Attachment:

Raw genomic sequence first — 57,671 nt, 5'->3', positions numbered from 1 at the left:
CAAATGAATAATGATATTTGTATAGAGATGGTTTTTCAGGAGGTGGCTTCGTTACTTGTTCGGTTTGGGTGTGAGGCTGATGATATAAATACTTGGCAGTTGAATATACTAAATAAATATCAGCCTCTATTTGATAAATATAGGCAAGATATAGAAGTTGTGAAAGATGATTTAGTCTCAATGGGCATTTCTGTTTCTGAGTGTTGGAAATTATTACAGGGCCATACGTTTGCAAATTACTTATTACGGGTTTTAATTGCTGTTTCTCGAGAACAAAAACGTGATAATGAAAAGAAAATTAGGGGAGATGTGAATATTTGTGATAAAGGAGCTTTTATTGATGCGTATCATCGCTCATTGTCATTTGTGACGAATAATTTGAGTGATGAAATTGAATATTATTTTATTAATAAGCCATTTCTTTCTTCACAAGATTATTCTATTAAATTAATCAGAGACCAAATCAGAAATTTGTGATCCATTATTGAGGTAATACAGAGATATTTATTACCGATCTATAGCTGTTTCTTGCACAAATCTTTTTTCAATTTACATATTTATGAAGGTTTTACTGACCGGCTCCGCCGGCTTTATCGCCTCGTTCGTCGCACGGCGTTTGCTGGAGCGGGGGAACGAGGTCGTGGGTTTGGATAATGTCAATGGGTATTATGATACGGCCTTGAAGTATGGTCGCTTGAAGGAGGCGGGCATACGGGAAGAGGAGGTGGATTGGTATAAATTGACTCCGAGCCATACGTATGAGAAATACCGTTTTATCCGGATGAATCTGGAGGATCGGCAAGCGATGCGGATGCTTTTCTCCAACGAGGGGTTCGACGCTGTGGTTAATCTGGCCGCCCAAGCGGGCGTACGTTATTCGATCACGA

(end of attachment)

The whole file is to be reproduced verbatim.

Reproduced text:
Raw genomic sequence first — 57,671 nt, 5'->3', positions numbered from 1 at the left:
CAAATGAATAATGATATTTGTATAGAGATGGTTTTTCAGGAGGTGGCTTCGTTACTTGTTCGGTTTGGGTGTGAGGCTGATGATATAAATACTTGGCAGTTGAATATACTAAATAAATATCAGCCTCTATTTGATAAATATAGGCAAGATATAGAAGTTGTGAAAGATGATTTAGTCTCAATGGGCATTTCTGTTTCTGAGTGTTGGAAATTATTACAGGGCCATACGTTTGCAAATTACTTATTACGGGTTTTAATTGCTGTTTCTCGAGAACAAAAACGTGATAATGAAAAGAAAATTAGGGGAGATGTGAATATTTGTGATAAAGGAGCTTTTATTGATGCGTATCATCGCTCATTGTCATTTGTGACGAATAATTTGAGTGATGAAATTGAATATTATTTTATTAATAAGCCATTTCTTTCTTCACAAGATTATTCTATTAAATTAATCAGAGACCAAATCAGAAATTTGTGATCCATTATTGAGGTAATACAGAGATATTTATTACCGATCTATAGCTGTTTCTTGCACAAATCTTTTTTCAATTTACATATTTATGAAGGTTTTACTGACCGGCTCCGCCGGCTTTATCGCCTCGTTCGTCGCACGGCGTTTGCTGGAGCGGGGGAACGAGGTCGTGGGTTTGGATAATGTCAATGGGTATTATGATACGGCCTTGAAGTATGGTCGCTTGAAGGAGGCGGGCATACGGGAAGAGGAGGTGGATTGGTATAAATTGACTCCGAGCCATACGTATGAGAAATACCGTTTTATCCGGATGAATCTGGAGGATCGGCAAGCGATGCGGATGCTTTTCTCCAACGAGGGGTTCGACGCTGTGGTTAATCTGGCCGCCCAAGCGGGCGTACGTTATTCGATCACGA